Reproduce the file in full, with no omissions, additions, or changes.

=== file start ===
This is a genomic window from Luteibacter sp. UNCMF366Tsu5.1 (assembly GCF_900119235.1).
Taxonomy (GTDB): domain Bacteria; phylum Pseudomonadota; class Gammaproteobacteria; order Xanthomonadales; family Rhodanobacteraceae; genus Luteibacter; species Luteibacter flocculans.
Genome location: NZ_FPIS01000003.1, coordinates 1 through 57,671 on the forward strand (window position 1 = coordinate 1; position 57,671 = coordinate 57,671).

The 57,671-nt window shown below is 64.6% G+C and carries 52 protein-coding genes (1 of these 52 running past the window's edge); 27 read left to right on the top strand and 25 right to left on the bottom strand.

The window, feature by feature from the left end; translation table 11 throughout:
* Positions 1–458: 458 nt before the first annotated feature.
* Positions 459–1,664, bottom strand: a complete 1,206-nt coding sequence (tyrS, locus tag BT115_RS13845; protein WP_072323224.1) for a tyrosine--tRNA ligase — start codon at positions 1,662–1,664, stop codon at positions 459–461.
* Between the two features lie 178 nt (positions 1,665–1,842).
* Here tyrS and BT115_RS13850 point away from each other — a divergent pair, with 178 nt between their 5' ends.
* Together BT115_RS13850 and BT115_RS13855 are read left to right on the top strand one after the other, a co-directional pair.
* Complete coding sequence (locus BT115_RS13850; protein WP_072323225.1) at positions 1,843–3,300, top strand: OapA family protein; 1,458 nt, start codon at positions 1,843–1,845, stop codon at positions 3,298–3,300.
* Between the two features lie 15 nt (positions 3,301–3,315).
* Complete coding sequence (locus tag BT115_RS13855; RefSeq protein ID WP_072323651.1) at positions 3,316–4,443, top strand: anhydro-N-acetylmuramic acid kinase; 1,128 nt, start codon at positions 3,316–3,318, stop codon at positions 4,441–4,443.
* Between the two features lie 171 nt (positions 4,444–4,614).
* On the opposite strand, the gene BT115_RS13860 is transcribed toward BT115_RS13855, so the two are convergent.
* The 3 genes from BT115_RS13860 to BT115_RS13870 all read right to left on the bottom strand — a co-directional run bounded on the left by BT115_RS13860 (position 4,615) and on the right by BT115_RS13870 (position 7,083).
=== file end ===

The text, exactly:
This is a genomic window from Luteibacter sp. UNCMF366Tsu5.1 (assembly GCF_900119235.1).
Taxonomy (GTDB): domain Bacteria; phylum Pseudomonadota; class Gammaproteobacteria; order Xanthomonadales; family Rhodanobacteraceae; genus Luteibacter; species Luteibacter flocculans.
Genome location: NZ_FPIS01000003.1, coordinates 1 through 57,671 on the forward strand (window position 1 = coordinate 1; position 57,671 = coordinate 57,671).

The 57,671-nt window shown below is 64.6% G+C and carries 52 protein-coding genes (1 of these 52 running past the window's edge); 27 read left to right on the top strand and 25 right to left on the bottom strand.

The window, feature by feature from the left end; translation table 11 throughout:
* Positions 1–458: 458 nt before the first annotated feature.
* Positions 459–1,664, bottom strand: a complete 1,206-nt coding sequence (tyrS, locus tag BT115_RS13845; protein WP_072323224.1) for a tyrosine--tRNA ligase — start codon at positions 1,662–1,664, stop codon at positions 459–461.
* Between the two features lie 178 nt (positions 1,665–1,842).
* Here tyrS and BT115_RS13850 point away from each other — a divergent pair, with 178 nt between their 5' ends.
* Together BT115_RS13850 and BT115_RS13855 are read left to right on the top strand one after the other, a co-directional pair.
* Complete coding sequence (locus BT115_RS13850; protein WP_072323225.1) at positions 1,843–3,300, top strand: OapA family protein; 1,458 nt, start codon at positions 1,843–1,845, stop codon at positions 3,298–3,300.
* Between the two features lie 15 nt (positions 3,301–3,315).
* Complete coding sequence (locus tag BT115_RS13855; RefSeq protein ID WP_072323651.1) at positions 3,316–4,443, top strand: anhydro-N-acetylmuramic acid kinase; 1,128 nt, start codon at positions 3,316–3,318, stop codon at positions 4,441–4,443.
* Between the two features lie 171 nt (positions 4,444–4,614).
* On the opposite strand, the gene BT115_RS13860 is transcribed toward BT115_RS13855, so the two are convergent.
* The 3 genes from BT115_RS13860 to BT115_RS13870 all read right to left on the bottom strand — a co-directional run bounded on the left by BT115_RS13860 (position 4,615) and on the right by BT115_RS13870 (position 7,083).